Fixing Gutter Problems


Gutters are a channel at the eaves or on the roof of a building and are designed to carry off rainwater. As such, they play an essential role in protecting the structural integrity of your house. That’s why maintaining your gutters is the most important thing you can do to prevent water damage to your home. But as with other structural parts of your home, to do their job properly they need to be kept in shape and free of clogs, holes and sags. 

Routine inspections and simple fixes can go a long way in preventing bigger problems down the road. Maintaining gutters is the perfect fix-it-yourself project that most homeowners can do themselves. Here are some common gutter problems along with fix-it yourself solutions.
At this time of year, living in an area that is blessed with mature trees gives you a wondrous canvas of flaming color that makes fall so appealing. But along with the bevy of colorful leaves lurks a potentially serious problem. Clogged gutters are a common problem and if left unattended, they can get so full that they no longer function properly. Excess weight from leaves, twigs and standing water can cause your gutters to sag and pull away from the fascia. 
A more serious problem can occur after a mega snowstorm. If gutters are clogged, melting roof snow has nowhere to go. At night that water will freeze and get under the roof, causing ice damming that will create water stains on your walls and ceiling.
This is where prevention is worth the effort. To avoid clogged gutters, clean them at a minimum of once a year; twice if you live in an area that is full of mature trees. You can clean your own gutters if you don’t have a very tall house, you’re comfortable climbing a ladder and you don’t mind getting wet and dirty. Once you pull out all the debris, get a garden hose and flush the gutters to make sure they’re flowing properly. If you don’t want to do it yourself, there are many, many businesses that offer this service from $50 to $250, depending on the size of your house. 
You can permanently solve clogged gutters by getting covers. There are a number of these on the market, including mesh screens, clip-on grates, and porous foam.  Shop around and talk to qualified installers about what type of cover is best for your home.
Sagging Gutters
If your gutters are sagging or pulling away from the house, it may be because of a problem with the hangers—the hardware that secures the gutters to the fascia. Over time, these may deteriorate and the fasteners may have worked their way back out of the wood. They could also be spaced too far apart to support the weight of a gutter that is filled with debris. This is an inexpensive and easy fix, as hangers usually cost $10 or less each and the fasteners are only around $1 each.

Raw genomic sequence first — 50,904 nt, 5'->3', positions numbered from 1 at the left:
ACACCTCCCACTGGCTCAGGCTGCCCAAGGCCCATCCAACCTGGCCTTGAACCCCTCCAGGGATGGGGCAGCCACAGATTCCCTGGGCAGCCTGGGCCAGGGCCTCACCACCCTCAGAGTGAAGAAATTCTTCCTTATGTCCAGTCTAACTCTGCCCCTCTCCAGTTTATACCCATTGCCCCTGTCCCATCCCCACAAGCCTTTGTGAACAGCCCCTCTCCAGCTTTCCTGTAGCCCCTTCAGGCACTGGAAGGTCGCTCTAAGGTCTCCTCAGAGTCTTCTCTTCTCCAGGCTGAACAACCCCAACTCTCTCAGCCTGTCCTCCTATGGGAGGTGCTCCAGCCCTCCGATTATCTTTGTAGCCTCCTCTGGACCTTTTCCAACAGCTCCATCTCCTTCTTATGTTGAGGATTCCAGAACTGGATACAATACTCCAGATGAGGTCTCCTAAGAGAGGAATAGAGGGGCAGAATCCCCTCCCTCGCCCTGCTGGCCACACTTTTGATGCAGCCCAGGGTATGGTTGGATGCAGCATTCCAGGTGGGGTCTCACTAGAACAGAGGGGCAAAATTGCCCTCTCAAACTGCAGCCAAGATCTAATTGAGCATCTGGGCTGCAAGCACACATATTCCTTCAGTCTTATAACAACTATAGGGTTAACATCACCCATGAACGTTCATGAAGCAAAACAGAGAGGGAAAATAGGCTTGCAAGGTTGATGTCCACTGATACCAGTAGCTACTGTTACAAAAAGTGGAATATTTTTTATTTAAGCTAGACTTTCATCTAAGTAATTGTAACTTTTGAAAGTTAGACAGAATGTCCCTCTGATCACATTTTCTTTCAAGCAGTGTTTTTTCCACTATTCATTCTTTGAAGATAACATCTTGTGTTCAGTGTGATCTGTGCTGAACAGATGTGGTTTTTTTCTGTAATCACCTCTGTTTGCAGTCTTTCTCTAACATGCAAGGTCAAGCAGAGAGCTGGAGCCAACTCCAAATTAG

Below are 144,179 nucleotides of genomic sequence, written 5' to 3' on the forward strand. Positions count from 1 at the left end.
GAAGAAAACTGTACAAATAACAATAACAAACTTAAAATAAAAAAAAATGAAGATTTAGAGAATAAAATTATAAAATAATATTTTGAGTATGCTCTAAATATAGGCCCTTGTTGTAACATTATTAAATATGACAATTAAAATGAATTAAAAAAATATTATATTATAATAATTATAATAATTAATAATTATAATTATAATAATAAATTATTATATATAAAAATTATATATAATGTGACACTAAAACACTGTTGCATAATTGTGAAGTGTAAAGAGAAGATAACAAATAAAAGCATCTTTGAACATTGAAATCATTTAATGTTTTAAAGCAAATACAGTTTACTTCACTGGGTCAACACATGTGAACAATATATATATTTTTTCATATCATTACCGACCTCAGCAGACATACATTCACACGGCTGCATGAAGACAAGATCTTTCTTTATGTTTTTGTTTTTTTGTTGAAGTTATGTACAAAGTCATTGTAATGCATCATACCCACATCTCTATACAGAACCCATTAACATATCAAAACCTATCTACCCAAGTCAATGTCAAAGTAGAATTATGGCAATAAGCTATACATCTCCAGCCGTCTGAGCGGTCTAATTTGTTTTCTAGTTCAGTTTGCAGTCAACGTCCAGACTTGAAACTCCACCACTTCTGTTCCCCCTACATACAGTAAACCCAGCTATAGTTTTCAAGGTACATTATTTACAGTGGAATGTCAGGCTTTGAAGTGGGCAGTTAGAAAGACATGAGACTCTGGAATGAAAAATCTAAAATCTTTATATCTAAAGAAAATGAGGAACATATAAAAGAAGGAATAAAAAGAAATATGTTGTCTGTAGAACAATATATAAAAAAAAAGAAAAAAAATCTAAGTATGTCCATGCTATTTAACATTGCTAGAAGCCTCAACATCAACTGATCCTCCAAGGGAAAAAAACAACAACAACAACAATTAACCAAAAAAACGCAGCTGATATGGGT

Holes and Leaks
If you have leaky gutter joints, seal them by caulking the joint from the inside with a gutter sealant. A tube of caulking is only around $5. Very small holes can be sealed with gutter sealant, but larger holes will require some patchwork. You may be able to find a gutter patching kit at your local home center. If not, you can make a patch from some metal flashing.
Pitched Gutters
It may sound obvious, but gutters need to be pitched toward the downspouts in order for the water to flow properly. Rule of thumb is to have at least a quarter inch of slope for every ten feet of gutter. The way to determine if your gutters are properly pitched is to see if you have standing water in the gutter after a rainstorm. If you do, the gutter is not pitched properly.  
You can correct this by measuring from the peak to the downspout. Snap a caulk line between the two and find the spots where the gutter is out of alignment. Bending the hanger can sometimes push it up into place. If not, you may have to take a section of gutter down and rehang it. If you have seamless gutters, call the company that installed them to correct the problem.
Draining Too Close to the Foundation
Since downspouts are designed to channel the water away from the foundation, it’s important to extend them several feet away from the house. You can attach gutter extensions to the bottom of the downspout to discharge the water well beyond your foundation. Gutter extensions are less than $20 per downspout—and easy to install.
Missing Gutters
Believe it or not, there are some homes that either do not have gutters, or who had gutters that were taken down and never replaced. If your home has no gutters at all, they are a wise investment. The cost depends on the material. Most homes have lightweight and durable aluminum gutters.  Vinyl, galvanized steel, and copper are also available options. A 2000 square-foot house can be outfitted for $800 to $1500.